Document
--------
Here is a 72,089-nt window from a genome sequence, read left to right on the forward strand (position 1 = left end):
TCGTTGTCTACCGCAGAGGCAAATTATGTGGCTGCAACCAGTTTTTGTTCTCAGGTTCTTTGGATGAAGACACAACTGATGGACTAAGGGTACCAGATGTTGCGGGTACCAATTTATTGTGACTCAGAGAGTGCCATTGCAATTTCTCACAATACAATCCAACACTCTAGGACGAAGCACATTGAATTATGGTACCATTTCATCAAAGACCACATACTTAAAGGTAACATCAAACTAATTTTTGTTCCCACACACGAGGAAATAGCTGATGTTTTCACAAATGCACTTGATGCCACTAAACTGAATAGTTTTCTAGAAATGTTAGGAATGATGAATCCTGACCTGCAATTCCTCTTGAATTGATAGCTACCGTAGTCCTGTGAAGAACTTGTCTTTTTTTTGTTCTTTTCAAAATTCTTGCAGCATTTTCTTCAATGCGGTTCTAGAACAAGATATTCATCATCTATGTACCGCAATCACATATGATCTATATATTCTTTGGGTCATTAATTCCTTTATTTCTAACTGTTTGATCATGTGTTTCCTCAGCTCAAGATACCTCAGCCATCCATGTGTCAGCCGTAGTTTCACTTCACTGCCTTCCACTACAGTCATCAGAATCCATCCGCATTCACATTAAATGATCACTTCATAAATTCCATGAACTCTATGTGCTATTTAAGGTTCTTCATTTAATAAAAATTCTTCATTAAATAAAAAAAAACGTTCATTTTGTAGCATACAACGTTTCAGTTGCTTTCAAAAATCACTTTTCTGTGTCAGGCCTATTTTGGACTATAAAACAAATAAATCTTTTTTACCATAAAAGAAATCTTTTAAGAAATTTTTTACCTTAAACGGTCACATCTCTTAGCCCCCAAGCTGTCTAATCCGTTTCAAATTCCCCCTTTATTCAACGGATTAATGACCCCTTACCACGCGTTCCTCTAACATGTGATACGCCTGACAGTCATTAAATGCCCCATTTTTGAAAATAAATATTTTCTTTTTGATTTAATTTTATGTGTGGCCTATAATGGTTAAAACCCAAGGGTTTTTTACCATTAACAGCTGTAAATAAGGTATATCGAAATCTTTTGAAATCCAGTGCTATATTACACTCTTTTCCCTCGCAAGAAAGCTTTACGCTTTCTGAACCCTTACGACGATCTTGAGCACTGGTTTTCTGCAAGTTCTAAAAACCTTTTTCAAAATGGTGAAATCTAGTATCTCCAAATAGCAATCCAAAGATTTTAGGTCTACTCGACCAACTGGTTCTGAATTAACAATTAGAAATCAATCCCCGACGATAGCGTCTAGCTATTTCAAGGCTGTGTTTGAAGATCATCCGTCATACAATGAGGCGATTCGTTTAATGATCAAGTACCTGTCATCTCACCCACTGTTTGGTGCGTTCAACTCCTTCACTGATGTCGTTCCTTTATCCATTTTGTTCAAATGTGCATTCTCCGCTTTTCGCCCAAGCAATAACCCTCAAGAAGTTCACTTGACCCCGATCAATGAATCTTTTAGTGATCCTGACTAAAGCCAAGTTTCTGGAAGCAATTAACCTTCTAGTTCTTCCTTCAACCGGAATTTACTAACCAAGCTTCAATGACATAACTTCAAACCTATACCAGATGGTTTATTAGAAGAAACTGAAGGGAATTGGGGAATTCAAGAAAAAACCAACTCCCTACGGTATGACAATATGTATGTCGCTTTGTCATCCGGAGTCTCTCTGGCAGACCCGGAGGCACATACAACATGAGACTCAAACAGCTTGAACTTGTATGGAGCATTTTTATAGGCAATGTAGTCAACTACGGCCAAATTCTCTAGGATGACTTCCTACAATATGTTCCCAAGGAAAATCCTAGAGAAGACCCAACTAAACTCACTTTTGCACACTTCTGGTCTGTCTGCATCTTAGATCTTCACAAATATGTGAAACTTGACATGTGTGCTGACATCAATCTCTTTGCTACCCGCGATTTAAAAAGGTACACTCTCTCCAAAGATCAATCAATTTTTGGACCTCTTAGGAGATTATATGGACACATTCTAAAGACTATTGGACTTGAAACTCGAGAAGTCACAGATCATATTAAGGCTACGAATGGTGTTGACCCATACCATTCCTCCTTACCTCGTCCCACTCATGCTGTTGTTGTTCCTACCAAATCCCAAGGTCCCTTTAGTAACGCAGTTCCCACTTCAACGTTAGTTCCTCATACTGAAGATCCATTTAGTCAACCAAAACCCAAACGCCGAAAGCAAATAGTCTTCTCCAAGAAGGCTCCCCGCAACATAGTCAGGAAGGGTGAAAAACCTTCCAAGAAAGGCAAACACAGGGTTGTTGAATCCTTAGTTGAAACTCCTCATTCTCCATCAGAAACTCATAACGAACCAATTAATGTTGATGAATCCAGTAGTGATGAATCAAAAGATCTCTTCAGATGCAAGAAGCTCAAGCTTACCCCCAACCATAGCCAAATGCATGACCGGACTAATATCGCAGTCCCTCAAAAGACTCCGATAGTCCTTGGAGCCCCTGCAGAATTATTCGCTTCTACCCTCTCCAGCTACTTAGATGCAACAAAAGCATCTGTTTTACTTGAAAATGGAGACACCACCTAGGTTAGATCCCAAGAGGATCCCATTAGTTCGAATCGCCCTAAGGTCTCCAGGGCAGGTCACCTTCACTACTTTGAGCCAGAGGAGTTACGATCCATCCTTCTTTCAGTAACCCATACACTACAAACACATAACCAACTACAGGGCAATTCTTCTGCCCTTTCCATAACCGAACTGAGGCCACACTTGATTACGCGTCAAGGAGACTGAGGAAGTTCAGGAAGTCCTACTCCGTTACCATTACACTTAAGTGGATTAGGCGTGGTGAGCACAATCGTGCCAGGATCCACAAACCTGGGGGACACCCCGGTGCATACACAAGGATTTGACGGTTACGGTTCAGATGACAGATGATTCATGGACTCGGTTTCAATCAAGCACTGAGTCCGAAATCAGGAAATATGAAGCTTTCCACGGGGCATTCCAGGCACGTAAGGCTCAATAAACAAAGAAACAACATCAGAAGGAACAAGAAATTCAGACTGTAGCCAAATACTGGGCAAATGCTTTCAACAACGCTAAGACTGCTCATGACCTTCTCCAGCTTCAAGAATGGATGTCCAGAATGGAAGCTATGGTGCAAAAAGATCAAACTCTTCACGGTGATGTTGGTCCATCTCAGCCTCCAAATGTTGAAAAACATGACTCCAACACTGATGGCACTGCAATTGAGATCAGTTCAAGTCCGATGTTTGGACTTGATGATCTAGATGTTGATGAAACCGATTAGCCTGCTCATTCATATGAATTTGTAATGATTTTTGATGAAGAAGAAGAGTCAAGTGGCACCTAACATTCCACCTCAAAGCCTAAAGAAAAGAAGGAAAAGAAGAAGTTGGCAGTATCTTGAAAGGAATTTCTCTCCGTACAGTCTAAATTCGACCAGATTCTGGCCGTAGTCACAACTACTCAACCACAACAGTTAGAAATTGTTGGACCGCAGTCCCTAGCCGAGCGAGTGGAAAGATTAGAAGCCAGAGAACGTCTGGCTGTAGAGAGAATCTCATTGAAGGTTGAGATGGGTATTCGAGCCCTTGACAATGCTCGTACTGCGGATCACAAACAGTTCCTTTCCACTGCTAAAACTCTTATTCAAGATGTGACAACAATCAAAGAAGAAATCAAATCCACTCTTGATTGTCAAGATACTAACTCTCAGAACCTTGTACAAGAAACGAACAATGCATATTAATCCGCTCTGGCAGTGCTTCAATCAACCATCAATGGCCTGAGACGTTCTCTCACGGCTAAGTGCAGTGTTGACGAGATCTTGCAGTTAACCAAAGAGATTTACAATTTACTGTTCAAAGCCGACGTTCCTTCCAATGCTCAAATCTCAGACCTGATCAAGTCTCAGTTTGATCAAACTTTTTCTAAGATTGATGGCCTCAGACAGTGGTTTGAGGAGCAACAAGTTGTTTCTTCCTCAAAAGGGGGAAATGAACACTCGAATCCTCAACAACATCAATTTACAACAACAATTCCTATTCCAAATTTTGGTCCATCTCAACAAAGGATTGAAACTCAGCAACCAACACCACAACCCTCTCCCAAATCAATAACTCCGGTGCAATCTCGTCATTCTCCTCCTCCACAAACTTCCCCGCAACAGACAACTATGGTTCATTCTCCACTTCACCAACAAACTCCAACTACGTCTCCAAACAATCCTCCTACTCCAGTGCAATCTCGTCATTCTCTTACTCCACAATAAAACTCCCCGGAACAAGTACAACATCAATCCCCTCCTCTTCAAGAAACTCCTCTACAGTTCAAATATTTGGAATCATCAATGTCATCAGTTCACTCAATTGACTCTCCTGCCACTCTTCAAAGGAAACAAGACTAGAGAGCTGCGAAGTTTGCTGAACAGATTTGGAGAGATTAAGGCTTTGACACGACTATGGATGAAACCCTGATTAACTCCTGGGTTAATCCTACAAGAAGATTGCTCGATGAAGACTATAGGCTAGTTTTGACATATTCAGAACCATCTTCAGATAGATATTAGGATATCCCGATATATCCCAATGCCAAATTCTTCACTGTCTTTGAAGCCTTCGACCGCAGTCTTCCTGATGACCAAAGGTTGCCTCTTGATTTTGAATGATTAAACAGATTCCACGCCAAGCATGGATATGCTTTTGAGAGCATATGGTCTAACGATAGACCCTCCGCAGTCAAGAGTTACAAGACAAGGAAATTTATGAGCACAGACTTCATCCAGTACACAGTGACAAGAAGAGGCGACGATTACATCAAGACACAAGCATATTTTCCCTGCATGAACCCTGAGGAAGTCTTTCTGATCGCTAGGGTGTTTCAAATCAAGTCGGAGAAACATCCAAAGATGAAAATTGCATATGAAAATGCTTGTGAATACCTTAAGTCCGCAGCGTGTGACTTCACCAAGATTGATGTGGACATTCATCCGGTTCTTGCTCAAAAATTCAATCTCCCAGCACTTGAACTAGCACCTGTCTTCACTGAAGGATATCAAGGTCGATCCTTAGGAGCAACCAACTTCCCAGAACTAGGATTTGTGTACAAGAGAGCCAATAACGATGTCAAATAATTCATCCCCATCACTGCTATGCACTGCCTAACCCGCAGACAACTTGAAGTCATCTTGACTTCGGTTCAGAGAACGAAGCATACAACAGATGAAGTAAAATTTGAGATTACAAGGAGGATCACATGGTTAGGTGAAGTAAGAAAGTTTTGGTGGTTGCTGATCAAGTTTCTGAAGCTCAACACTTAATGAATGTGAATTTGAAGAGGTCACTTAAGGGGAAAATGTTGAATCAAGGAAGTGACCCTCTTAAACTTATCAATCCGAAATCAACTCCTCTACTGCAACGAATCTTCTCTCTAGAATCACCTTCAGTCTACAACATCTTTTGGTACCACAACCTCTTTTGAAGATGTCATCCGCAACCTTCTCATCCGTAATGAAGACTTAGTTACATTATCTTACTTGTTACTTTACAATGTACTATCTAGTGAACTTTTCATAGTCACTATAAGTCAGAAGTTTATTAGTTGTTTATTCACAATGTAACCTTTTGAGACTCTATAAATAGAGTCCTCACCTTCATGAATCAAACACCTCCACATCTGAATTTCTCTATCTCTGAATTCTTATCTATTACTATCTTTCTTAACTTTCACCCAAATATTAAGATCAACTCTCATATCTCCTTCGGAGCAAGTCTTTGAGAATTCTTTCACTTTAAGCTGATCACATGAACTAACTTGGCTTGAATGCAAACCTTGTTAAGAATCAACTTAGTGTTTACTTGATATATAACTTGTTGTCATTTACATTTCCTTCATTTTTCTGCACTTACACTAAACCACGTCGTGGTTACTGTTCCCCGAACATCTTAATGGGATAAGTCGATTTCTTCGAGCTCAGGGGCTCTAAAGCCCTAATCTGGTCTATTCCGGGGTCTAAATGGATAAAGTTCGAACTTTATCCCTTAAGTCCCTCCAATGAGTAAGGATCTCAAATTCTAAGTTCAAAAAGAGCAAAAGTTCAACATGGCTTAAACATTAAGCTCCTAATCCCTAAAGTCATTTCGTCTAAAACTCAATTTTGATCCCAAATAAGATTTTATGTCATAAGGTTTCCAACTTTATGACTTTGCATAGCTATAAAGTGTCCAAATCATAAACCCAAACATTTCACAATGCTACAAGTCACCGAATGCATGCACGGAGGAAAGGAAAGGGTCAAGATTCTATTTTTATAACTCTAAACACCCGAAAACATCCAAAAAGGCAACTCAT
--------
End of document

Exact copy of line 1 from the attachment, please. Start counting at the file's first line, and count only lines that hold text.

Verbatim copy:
Here is a 72,089-nt window from a genome sequence, read left to right on the forward strand (position 1 = left end):